The Biden administration is trying to move from strategic ambiguity to strategic clarity on the Taiwan issue
Zhiqun Zhu, Bucknell University

However, analysts said Washington’s shifting attitudes towards Taiwanese independence were more striking than Biden’s latest comments on the US response to a potential military attack on Taiwan from Beijing.


Sourabh Gupta, a senior fellow at the Institute for China-America Studies in Washington, said the independence issue was “an absolute minefield to wade into”.

“And it places him [Biden] even further away from official US policy which is to ‘not support’ Taiwanese independence,” he said.

If strategic ambiguity on the defence of Taiwan gives way to strategic clarity, according to Gupta, “the US position on the unsettled legal status of Taiwan will also in most likelihood change” in the event of an unprovoked and unprecedented invasion of Taiwan.

“Ambiguity for ambiguity and clarity for clarity. But it takes an exceptionally brave man or an exceptionally reckless man to take a theoretical walk into this Taiwan independence minefield,” he said.

Gupta said Washington’s decades-old strategic ambiguity was becoming less ambiguous, especially with the recent two administrations relentlessly challenging the Nixon-Kissinger proposition in the Shanghai Communique that the US “does not challenge the position” that “there is but one China and that Taiwan is a part of China”.

Gupta said he believed Biden’s unusually harsh remarks on Taiwan were partly related to the situation in Ukraine, which dominated the president’s general assembly speech on Wednesday.

“In a year in which peace and security has been utterly shredded, Biden is using the [UN] session as a teachable moment to tell a great power adversary that the disturbance of peace and security in the Indo-Pacific will doubtlessly invite a telling American response,” he said.

“Draping himself in the flag as the protector of peace, security and deterrence in the multilateral system can only be win-win in Biden’s calculus as well as in the calculus of many member states, big and small,” he said.


Addressing US-China tensions, Joe Biden tells UN General Assembly the US does not ‘seek conflict’

Addressing US-China tensions, Joe Biden tells UN General Assembly the US does not ‘seek conflict’
In an unmistakable message to Beijing, Biden called for calm in the Taiwan Strait in his general assembly speech and said the US continued to “oppose unilateral changes in the status quo by either side”, referring to Beijing’s increased military intimidation against the island. Biden was the first sitting US president to comment on Washington’s cross-strait policy at the assembly since 1971, according to the State Department.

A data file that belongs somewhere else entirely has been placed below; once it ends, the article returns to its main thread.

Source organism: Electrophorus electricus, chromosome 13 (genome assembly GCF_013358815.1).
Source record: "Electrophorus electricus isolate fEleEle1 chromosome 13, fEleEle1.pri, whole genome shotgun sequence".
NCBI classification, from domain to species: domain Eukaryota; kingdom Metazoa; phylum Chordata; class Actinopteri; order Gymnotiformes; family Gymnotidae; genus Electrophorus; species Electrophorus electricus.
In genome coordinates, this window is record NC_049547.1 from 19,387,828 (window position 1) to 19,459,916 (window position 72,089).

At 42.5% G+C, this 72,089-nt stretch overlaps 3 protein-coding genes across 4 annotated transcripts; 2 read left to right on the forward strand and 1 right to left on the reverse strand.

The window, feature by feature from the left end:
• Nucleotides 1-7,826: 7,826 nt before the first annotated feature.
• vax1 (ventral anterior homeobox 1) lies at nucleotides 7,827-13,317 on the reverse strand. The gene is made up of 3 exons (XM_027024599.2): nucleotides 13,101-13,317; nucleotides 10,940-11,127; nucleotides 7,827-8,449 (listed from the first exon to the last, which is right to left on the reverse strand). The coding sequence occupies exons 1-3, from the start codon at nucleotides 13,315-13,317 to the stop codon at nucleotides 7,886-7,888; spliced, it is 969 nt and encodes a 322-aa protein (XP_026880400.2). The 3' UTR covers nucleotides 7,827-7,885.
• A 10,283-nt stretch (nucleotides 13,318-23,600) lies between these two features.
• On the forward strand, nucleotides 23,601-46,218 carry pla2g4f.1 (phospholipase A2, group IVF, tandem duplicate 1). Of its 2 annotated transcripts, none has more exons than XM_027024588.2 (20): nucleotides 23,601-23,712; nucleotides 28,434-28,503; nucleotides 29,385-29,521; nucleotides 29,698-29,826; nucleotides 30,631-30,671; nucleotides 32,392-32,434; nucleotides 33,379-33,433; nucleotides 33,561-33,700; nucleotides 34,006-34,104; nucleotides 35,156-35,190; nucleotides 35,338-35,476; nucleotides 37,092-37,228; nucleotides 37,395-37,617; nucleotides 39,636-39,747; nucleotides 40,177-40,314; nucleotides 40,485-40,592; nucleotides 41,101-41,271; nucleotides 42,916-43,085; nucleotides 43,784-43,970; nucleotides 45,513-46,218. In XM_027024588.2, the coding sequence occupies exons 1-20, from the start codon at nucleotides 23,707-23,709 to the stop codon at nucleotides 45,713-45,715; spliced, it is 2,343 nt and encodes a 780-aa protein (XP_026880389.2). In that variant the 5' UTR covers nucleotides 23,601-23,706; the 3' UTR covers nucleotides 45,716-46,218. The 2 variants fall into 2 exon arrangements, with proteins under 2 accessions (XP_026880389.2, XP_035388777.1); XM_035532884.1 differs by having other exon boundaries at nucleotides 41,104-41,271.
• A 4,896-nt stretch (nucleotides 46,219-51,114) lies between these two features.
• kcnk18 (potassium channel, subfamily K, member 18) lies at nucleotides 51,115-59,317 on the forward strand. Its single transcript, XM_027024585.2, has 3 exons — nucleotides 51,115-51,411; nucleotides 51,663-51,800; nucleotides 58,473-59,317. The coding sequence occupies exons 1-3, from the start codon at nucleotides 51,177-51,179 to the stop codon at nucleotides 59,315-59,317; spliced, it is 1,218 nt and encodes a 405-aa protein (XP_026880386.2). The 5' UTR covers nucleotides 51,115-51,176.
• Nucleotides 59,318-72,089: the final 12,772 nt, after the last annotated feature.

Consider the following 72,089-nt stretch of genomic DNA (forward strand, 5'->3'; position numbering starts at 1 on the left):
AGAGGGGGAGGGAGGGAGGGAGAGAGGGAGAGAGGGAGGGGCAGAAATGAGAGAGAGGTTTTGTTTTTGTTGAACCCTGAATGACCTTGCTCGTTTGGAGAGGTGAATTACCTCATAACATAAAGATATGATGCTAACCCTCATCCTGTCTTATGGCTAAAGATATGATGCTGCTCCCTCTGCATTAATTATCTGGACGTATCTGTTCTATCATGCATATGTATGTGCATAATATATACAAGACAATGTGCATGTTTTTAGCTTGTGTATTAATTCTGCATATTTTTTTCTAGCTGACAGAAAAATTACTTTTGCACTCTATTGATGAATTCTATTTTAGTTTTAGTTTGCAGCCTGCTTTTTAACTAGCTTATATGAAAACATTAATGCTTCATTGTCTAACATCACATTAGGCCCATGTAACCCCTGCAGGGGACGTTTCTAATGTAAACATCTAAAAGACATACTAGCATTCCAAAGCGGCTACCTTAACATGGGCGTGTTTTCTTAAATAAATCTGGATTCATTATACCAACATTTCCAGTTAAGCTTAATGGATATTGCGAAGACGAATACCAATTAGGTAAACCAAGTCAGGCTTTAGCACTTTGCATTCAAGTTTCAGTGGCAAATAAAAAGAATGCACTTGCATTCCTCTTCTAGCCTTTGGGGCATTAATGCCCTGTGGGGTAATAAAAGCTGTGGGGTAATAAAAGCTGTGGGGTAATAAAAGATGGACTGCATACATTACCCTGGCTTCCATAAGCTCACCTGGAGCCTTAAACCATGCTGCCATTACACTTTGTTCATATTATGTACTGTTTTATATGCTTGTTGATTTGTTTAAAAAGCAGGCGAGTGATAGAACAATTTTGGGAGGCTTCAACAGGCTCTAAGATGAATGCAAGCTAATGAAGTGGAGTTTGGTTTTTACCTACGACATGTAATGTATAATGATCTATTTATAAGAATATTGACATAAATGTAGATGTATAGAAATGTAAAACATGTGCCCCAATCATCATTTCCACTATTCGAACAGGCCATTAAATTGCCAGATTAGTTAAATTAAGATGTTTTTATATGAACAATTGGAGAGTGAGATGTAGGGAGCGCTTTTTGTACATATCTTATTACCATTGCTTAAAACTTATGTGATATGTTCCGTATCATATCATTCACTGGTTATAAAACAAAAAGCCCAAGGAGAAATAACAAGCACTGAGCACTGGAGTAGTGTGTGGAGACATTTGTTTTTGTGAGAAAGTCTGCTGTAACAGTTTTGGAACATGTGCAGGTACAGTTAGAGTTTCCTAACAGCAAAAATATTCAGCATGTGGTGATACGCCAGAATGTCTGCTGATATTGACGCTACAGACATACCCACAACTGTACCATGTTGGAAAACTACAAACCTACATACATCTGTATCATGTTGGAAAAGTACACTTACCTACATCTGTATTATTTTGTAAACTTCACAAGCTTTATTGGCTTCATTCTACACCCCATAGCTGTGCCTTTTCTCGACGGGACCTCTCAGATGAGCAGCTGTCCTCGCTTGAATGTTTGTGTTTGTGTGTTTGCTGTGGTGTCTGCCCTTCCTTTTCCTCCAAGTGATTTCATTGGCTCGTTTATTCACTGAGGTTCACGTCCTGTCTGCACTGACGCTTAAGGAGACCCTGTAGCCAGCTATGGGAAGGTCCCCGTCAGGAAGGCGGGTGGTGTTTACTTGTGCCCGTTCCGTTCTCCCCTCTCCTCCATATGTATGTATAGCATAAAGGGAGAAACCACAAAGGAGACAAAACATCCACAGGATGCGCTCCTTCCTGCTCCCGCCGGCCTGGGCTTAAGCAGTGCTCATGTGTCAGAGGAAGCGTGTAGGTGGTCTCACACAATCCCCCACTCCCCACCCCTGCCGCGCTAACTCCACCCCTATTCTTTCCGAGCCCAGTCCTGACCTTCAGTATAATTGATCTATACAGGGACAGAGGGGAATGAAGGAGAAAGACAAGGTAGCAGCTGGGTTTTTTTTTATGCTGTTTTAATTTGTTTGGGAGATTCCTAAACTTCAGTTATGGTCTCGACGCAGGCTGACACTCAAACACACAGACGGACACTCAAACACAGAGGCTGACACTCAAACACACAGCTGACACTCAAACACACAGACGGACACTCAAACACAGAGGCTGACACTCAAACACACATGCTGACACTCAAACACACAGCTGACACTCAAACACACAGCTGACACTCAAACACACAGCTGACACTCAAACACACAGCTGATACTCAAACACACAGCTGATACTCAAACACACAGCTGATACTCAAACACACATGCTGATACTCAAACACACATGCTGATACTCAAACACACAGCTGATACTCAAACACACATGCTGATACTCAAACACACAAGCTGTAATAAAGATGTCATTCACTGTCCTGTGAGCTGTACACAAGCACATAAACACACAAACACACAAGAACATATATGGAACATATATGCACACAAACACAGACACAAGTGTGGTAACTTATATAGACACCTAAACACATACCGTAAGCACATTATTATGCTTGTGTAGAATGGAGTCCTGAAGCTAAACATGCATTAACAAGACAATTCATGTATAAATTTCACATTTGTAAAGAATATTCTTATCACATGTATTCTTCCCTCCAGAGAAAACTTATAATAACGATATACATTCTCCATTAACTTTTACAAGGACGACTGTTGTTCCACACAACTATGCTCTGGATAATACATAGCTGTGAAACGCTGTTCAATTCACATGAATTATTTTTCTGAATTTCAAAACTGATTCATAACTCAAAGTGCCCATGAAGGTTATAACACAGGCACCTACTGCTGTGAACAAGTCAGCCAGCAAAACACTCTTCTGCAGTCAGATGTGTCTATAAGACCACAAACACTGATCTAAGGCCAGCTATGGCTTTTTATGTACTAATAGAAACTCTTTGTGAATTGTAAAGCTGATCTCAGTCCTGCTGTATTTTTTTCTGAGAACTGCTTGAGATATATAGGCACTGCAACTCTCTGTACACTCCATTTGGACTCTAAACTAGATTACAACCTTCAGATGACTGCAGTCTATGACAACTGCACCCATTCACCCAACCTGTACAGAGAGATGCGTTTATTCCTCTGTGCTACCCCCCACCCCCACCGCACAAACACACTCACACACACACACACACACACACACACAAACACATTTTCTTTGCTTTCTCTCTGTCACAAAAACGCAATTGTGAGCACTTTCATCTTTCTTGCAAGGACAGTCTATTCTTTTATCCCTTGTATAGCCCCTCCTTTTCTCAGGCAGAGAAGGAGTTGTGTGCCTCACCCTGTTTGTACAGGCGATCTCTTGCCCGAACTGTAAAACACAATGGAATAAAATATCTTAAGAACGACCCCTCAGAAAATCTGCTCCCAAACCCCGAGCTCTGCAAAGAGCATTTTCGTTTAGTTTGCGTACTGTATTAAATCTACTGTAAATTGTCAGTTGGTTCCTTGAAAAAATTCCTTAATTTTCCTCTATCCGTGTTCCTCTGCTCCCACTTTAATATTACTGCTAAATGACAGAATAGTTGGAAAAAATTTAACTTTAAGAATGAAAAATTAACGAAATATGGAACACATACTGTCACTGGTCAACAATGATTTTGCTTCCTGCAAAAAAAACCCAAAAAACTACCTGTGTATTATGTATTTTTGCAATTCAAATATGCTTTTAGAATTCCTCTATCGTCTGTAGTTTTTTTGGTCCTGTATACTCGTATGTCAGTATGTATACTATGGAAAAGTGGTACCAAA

Pang Zhongying, a professor of international affairs at Sichuan University, noted that Biden’s remarks followed reports that the White House managed to persuade the Senate Committee on Foreign Relations to tone down the Taiwan Policy Act, which Beijing warned would undermine the foundation of bilateral ties.

He said Biden’s manoeuvring over Taiwan was part of the US grand strategy to bolster deterrence against China, especially in the midst of Russian President Vladimir Putin’s escalation of the Ukraine war.

“The timing of his remarks is very interesting, coming after Ukraine’s successful counteroffensives and the Samarkand summit between Xi and Putin,” Pang said.

“The escalation of the Ukraine crisis is far more dangerous than the cross-strait tensions and will be the most pressing challenge for the Biden administration in the coming weeks.

“So those remarks could probably be read as a forewarning for Beijing amid concerns that Beijing may see Moscow’s escalating war attempts as an opening to make advances on the island.”

The escalation of the Ukraine crisis is far more dangerous than the cross-strait tensions
Pang Zhongying, Sichuan University

But former US State Department official Jessica Chen Weiss said that without giving Taiwan the means to defend itself, Biden’s remarks risked creating more incoherence by misrepresenting US policy commitments.

“The president may be trying to signal strength at a time when China is conducting more threatening manoeuvres in the Taiwan Strait” following Pelosi’s visit, said Weiss, now a professor at Cornell University in New York.

“By appearing to change US policy without acknowledging that he is doing so, his comments may be counterproductive to preserving peace and stability across the Taiwan Strait.”